Why do most little girls cuddle dolls and play dress-up while boys "rough-house" with trucks and trains? As we grow up, why do girls tend to excel in language and writing while boys perform best in math and science?
Gender differences run much deeper than learned behaviors we adopt by watching our parents - they stem from differences in the way we process information. Scientists have discovered that some of the behaviors that differentiate boys from girls are the result of differences in the way our brains develop and operate.
In girls, for example, the language areas of the brain develop early, while in boys, the visual-spatial areas of the brain develop first. Similarly, girls' brains are quicker to process emotion than boys. Researchers have also found that male and female eyes are organized in different ways (males are more attracted to direction and motion while girls are drawn to textures and colors), and that boys and girls hear differently (girls hear higher frequencies than boys and are more sensitive to sounds). In addition, boys tend to be stimulated by stress and confrontation while girls are more likely to focus and take risks in a less stressful environment.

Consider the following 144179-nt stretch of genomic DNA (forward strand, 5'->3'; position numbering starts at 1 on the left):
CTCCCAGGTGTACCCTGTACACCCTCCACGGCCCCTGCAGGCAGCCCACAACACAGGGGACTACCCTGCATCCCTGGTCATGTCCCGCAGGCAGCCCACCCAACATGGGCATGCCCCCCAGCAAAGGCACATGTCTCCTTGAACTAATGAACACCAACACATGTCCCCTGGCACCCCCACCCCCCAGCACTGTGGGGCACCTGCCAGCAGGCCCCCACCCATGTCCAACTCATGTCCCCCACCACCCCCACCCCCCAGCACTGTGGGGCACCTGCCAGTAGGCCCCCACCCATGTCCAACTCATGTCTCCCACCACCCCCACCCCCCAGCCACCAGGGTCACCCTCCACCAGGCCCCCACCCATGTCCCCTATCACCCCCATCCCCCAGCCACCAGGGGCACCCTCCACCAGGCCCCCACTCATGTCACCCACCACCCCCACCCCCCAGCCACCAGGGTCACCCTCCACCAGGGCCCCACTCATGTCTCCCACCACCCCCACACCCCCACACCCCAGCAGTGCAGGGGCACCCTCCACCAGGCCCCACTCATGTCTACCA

Maximizing Learning Through Single-Sex Education
Educational curricula that ignore these learning differences are more likely to produce boys who struggle with language and communication and girls who have little confidence in their mathematic and scientific abilities. Teaching boys and girls using the same style and approach will not close the gap on these gender differences; rather, they further the stereotypes that hinder learning and can cause members of each gender to give up on success in certain subject areas.
Girls who are struggling in school are not necessarily defiant, attention-deficient, or unmotivated. They simply may not be getting the attention they deserve. Single-sex schools transform the classroom experience to nurture the special talents and learning styles of...